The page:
How is rock salt extracted

    Rock salt, obsolete as Sal gemmae, sometimes misleadingly also referred to as salt stone, is an evaporite and sedimentary rock (salt rock), which is created by chemical sedimentation from seawater or evaporation of mineral-rich groundwater.

Rock salt is monomineral, which means that apart from small admixtures of other minerals such as anhydrite, sylvine, gypsum and others, it is composed almost exclusively of the mineral halite.

Education and Locations

Due to the constant continental drift, changes in sea level and climate, it happened that marine areas or salt lakes were cut off and isolated from their inflows. These dried out completely and often left behind layers of salt that were kilometers thick. Due to further sedimentation, these were covered with other rocks and partly or completely sunk under the earth's surface due to continental drift.

The salt domes created by the plasticity of the salts at high pressure were used by people for salt production early on (Wieliczka / Poland, 3500 BC).

Well-known rock salt deposits in Austria include Hallstatt and near Hallein, where rock salt has been mined since the time of the Celts. One of the oldest salt mines in Europe is located near Wieliczka in Poland.

A large part of the world production of rock salt (estimated up to 70%) comes from the region known as the Salt Range in the hill country of northeastern Pakistan, the Pakistani Punjab. This part of Pakistan borders the Karakoram in the north. This salt is mined and often wrongly brought onto the market in Europe as Himalayan or Karakorum salt. Both mountain ranges are, however, as folded mountains, geologically a low-salt area.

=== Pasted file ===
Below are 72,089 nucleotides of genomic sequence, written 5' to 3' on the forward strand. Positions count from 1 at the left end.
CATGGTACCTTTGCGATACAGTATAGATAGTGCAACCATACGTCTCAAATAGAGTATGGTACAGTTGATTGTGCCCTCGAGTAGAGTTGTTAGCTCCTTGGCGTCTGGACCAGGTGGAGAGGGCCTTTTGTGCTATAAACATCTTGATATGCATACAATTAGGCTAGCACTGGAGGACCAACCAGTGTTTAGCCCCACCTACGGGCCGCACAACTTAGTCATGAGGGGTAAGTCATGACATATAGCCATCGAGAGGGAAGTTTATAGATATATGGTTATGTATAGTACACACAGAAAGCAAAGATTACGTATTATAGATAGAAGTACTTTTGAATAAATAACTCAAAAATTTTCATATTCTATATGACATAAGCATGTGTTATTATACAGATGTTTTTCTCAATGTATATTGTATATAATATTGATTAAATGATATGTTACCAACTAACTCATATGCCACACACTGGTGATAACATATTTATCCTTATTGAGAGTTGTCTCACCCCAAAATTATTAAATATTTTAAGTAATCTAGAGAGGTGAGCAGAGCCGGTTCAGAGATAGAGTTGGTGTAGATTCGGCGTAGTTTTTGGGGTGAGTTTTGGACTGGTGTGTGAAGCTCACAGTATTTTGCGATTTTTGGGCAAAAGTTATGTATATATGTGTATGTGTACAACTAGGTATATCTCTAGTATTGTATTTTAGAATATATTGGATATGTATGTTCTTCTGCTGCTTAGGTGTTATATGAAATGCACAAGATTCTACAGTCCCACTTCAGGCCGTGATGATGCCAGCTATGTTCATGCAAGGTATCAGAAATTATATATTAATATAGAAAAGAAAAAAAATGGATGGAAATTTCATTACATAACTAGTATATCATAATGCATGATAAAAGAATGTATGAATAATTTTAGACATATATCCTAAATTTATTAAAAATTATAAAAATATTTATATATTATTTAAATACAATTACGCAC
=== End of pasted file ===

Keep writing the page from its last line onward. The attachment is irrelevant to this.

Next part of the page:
Mining mining

Rock salt is mined underground by breaking the rock salt into blocks. The mining is very economical. In the USA in 1975 the cost ranged from $ 0.80 to $ 1.60 per ton extracted.

Salt pans

The vast majority, around two thirds of the world's salt production, is obtained in salt pans. The salt deposits are drilled in several places. Water is pumped into some of the boreholes to dissolve the salt; Through the other boreholes, brine (with a salt content of up to 35%) comes back to the surface as an almost saturated saline solution. During the subsequent evaporation, an extremely pure and therefore high-quality table salt with a purity of 98 percent and more is left over. This type of rock salt extraction is even more cost-saving than mining, despite the high energy requirements for evaporation. As a result, caverns are formed in the salt dome, which can cause damage to the earth's surface if they collapse.


Rock salt is processed into table salt after chemical and physical cleaning, which also results in other salts such as potash salt. The vast majority (around 85%) is processed in industry. The rest of the rock salt obtained is divided between the production of table salt (around 3%), de-icing salt (around 5%) and industrial salt (around 7%).


  • Martin Okrusch, Siegfried Matthes: mineralogy. 7th edition. Springer Verlag, Berlin 2005, ISBN 3-540-23812-3

Categories: Sedimentary Rock | salt